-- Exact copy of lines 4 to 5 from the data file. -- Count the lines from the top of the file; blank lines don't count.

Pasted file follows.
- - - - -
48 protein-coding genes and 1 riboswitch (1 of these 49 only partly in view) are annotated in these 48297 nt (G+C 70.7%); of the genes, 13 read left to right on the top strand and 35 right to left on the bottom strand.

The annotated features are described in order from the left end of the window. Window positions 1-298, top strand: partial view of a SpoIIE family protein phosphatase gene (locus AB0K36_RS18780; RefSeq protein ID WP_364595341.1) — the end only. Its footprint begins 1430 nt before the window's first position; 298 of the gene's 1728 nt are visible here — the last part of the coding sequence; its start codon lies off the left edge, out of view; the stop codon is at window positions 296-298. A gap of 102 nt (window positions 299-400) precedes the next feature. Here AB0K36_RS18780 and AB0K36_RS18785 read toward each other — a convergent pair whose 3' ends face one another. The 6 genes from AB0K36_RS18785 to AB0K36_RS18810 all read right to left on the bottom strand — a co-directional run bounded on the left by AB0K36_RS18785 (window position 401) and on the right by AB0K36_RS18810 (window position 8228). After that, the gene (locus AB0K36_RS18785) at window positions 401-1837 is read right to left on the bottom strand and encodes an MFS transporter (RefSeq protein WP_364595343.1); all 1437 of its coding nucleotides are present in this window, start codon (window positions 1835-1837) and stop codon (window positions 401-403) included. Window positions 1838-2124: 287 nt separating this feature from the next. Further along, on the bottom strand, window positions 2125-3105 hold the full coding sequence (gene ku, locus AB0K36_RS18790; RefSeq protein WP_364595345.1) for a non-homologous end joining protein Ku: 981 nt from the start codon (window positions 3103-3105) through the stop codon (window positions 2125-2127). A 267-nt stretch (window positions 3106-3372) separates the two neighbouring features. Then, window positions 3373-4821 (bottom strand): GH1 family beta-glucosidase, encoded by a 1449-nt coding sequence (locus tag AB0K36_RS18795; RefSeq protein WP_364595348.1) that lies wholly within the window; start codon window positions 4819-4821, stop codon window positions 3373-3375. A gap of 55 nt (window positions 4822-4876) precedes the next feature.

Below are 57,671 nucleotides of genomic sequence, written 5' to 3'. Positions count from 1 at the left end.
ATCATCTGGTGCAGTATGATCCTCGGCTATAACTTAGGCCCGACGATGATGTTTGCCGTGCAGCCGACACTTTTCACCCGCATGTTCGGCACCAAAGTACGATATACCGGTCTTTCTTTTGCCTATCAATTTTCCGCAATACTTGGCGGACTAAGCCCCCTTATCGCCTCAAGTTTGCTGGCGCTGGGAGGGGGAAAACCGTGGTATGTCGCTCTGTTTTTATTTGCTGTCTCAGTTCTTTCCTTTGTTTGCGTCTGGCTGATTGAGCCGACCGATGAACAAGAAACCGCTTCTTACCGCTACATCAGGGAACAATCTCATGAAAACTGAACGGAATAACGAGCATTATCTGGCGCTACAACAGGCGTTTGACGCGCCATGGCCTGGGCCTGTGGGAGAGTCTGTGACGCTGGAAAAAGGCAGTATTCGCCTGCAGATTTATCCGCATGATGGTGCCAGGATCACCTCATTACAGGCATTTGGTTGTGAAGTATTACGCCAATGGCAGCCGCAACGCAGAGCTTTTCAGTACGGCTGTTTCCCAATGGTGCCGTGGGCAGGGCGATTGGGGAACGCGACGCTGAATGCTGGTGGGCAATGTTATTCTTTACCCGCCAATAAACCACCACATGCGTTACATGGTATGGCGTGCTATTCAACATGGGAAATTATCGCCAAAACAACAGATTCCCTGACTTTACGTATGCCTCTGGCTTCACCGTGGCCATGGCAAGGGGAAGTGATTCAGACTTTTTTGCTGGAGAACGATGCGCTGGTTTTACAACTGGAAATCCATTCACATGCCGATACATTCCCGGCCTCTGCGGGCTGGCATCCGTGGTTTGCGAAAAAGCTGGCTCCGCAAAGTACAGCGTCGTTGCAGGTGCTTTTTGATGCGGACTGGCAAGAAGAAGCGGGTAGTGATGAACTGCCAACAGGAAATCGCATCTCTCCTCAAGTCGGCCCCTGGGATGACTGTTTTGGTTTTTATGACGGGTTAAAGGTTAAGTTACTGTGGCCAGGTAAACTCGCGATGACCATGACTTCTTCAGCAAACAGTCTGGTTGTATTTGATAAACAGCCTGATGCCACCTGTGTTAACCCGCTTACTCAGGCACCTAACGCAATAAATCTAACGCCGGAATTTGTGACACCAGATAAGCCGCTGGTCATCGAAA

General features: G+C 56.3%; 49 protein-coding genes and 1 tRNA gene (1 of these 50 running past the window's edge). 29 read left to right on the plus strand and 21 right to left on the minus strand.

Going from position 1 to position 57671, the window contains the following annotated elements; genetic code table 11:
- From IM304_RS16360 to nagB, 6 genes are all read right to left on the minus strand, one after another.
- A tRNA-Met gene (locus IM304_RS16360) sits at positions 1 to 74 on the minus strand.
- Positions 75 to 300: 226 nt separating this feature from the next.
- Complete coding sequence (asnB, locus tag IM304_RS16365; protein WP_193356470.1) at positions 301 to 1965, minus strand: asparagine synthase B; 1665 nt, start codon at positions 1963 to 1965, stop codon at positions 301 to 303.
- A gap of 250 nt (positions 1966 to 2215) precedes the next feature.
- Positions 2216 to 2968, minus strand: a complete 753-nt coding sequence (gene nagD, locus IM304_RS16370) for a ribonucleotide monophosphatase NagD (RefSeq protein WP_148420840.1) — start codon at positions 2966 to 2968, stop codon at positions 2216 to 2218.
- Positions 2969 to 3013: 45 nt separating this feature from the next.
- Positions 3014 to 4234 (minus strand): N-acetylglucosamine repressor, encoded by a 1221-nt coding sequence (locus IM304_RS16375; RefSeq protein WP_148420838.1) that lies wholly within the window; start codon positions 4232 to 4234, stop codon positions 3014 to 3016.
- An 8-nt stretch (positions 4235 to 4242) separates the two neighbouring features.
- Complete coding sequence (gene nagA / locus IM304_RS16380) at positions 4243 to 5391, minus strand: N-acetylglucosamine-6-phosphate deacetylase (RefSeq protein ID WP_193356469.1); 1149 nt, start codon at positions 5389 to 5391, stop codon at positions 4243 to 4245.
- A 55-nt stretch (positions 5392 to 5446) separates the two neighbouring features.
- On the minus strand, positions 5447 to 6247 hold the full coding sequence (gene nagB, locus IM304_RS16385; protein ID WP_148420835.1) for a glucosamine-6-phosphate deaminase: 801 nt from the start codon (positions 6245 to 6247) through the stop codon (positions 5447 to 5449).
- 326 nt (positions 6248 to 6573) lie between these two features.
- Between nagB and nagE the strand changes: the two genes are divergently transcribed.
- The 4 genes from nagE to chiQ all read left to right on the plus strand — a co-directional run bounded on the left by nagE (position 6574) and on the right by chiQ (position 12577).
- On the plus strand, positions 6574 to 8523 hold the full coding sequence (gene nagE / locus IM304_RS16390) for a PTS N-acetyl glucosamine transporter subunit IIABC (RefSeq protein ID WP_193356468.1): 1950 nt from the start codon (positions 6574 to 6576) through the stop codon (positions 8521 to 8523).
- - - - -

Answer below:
ATCATCTGGTGCAGTATGATCCTCGGCTATAACTTAGGCCCGACGATGATGTTTGCCGTGCAGCCGACACTTTTCACCCGCATGTTCGGCACCAAAGTACGATATACCGGTCTTTCTTTTGCCTATCAATTTTCCGCAATACTTGGCGGACTAAGCCCCCTTATCGCCTCAAGTTTGCTGGCGCTGGGAGGGGGAAAACCGTGGTATGTCGCTCTGTTTTTATTTGCTGTCTCAGTTCTTTCCTTTGTTTGCGTCTGGCTGATTGAGCCGACCGATGAACAAGAAACCGCTTCTTACCGCTACATCAGGGAACAATCTCATGAAAACTGAACGGAATAACGAGCATTATCTGGCGCTACAACAGGCGTTTGACGCGCCATGGCCTGGGCCTGTGGGAGAGTCTGTGACGCTGGAAAAAGGCAGTATTCGCCTGCAGATTTATCCGCATGATGGTGCCAGGATCACCTCATTACAGGCATTTGGTTGTGAAGTATTACGCCAATGGCAGCCGCAACGCAGAGCTTTTCAGTACGGCTGTTTCCCAATGGTGCCGTGGGCAGGGCGATTGGGGAACGCGACGCTGAATGCTGGTGGGCAATGTTATTCTTTACCCGCCAATAAACCACCACATGCGTTACATGGTATGGCGTGCTATTCAACATGGGAAATTATCGCCAAAACAACAGATTCCCTGACTTTACGTATGCCTCTGGCTTCACCGTGGCCATGGCAAGGGGAAGTGATTCAGACTTTTTTGCTGGAGAACGATGCGCTGGTTTTACAACTGGAAATCCATTCACATGCCGATACATTCCCGGCCTCTGCGGGCTGGCATCCGTGGTTTGCGAAAAAGCTGGCTCCGCAAAGTACAGCGTCGTTGCAGGTGCTTTTTGATGCGGACTGGCAAGAAGAAGCGGGTAGTGATGAACTGCCAACAGGAAATCGCATCTCTCCTCAAGTCGGCCCCTGGGATGACTGTTTTGGTTTTTATGACGGGTTAAAGGTTAAGTTACTGTGGCCAGGTAAACTCGCGATGACCATGACTTCTTCAGCAAACAGTCTGGTTGTATTTGATAAACAGCCTGATGCCACCTGTGTTAACCCGCTTACTCAGGCACCTAACGCAATAAATCTAACGCCGGAATTTGTGACACCAGATAAGCCGCTGGTCATCGAAA

General features: G+C 56.3%; 49 protein-coding genes and 1 tRNA gene (1 of these 50 running past the window's edge). 29 read left to right on the plus strand and 21 right to left on the minus strand.